Saturday, August 18, 2018


James Karas

The Shaw Festival has produced Sir Arthur Conan Doyle’s The Hound of the Baskervilles as adapted for the stage by R. Hamilton Wright and David Pichette.

It is advertised as a “CANADIAN PREMIERE! It’s the return of the murder mystery to The Shaw.” Wright and Pichette are American actors who adapted the famous novel for the stage in 2013 and even if it is the first time that it is produced in Canada, it hardly rates a mention let alone in capitals and an exclamation mark as a premiere. Murder mysteries may be crowd pleasers and theatre fillers and those are potent arguments for inviting over Sherlock Holmes.
Ric Reid as Dr. Watson and Damien Atkins as Sherlock Holmes in 
The Hound of the Baskervilles. Photo by Emily Cooper
The Hound of the Baskervilles tells one hell of a great story. It is set in the Baskerville mansion on the forbidding moors in late 19th century England. Sir Charles has died mysteriously (murdered, that is) and the question is (you guessed it) whodunit? The Baskervilles are subject to an ancient curse and there is a diabolical hound lurking in the dark moors. Shivers.

Call Sherlock Holmes and give the job to Damien Atkins to deliver him in the Festival Theatre. We all know that he is a genius – Holmes that is, Atkins is a good actor, and may also be a genius. He can deduce and recite more facts about someone at a glance than mere mortals can gather in a month of Sundays and a credit check. Director Craig Hall is not happy with that and he gives us a Sherlock who is a bit of a clown which I found incongruous.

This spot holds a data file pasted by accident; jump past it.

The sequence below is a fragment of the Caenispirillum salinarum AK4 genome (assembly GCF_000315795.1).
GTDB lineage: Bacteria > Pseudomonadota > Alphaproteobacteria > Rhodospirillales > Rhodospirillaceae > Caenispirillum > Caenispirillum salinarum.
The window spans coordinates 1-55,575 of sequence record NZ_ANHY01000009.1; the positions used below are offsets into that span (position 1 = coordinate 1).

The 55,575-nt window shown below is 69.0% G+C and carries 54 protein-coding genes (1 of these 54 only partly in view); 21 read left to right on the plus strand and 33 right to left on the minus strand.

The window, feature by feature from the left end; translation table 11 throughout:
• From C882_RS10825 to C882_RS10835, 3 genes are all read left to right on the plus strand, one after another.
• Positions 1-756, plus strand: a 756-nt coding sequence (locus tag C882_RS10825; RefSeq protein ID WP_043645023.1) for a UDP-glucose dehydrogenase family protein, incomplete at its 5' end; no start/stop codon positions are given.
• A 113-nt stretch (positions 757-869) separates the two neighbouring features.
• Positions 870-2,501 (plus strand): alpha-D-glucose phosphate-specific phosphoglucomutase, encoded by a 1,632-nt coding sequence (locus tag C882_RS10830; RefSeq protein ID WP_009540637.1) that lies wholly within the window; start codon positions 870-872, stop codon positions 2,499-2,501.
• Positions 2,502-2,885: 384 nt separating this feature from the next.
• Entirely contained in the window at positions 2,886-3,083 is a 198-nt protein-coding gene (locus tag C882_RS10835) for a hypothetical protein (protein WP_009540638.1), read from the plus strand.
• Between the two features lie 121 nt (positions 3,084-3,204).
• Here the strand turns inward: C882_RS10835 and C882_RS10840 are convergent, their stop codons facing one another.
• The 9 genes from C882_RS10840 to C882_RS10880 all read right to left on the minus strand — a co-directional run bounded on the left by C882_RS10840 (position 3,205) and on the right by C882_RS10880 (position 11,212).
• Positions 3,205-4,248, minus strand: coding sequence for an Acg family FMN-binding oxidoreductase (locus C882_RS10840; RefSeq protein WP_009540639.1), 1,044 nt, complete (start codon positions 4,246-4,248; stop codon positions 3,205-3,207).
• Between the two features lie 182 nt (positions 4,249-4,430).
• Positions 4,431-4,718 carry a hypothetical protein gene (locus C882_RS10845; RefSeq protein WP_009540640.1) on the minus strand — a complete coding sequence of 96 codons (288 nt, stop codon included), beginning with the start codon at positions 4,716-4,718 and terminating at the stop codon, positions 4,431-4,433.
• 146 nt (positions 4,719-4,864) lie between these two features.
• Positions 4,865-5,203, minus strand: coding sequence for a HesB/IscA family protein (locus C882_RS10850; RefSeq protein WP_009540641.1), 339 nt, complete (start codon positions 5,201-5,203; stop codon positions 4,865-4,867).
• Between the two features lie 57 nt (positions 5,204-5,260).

Dr. Watson (Ric Reid) is no fool at detection work but he cannot compete with the master. In the Baskerville mansion, we find Barrymore the butler (Patrick Galligan) and his wife (Claire Jullien) as well as her brother, a convicted and escaped murderer! The new owner of the estate is Sir Henry Baskerville (Kristopher Bowman) who lived in the province of Alberta before it became a province but please do not bother me with historical facts.

We meet the neighbours and we suspect no one, but, everyone is a suspect. Beryl Stapleton (Natasha Mumba), Jack Stapleton (Gray Powell), Mr. Frankland (Cameron Grant) and the Hound. Well, we don’t meet the hound but we do see him projected on the screen and as a puppet. And we suspect him too. Dr. Mortimer (Graeme Somerville) is the first to suspect foul play and brings in Holmes to the job.
Ric Reid as Dr. Watson and Damien Atkins as Sherlock Holmes in 
The Hound of the Baskervilles. Photo by Emily Cooper.
In the English country estate, the servants and the aristocrats would speak with distinctive and high-toned English accents. There are some exception but the accents of the cast are generally atrocious. Sir Henry may be excused because he lived in Alberta but if you believe that an accent can be lost that easily between Edmonton and Calgary then I can offer you some land in Florida. Somehow I find that failure a major obstacle to creating the appropriate atmosphere for an English mystery.

The play has more than half a dozen scenes and Hall seems to be a great believer in the use of projections. Some of Jamie Nesbitt’s projections are effective but in the end they are also distracting. The entire stage and the wings on each side are plastered with projections. When Holmes goes to the cellar, the descent is shown on a projection and in the end what starts as effective becomes gimmicky overkill. Alan Brodie’s lighting designs are dark and foreboding as you would expect in a murder mystery.

I am not sure that The Hound of the Baskervilles is the best choice for bringing back murder mysteries to The Shaw. Mystery aficionados are bound to love it but the production is carried more by Arthur Conan Doyle than the cast and the creative team.
The Hound of the Baskervilles by Arthur Conan Doyle, adapted for the stage by R. Hamilton Wright and David Pichette, opened on August 11 and will run in repertory until October 27, 2018 at the Festival Theatre, 10 Queen's Parade, Niagara-on-the-Lake, Ontario.

1 comment:

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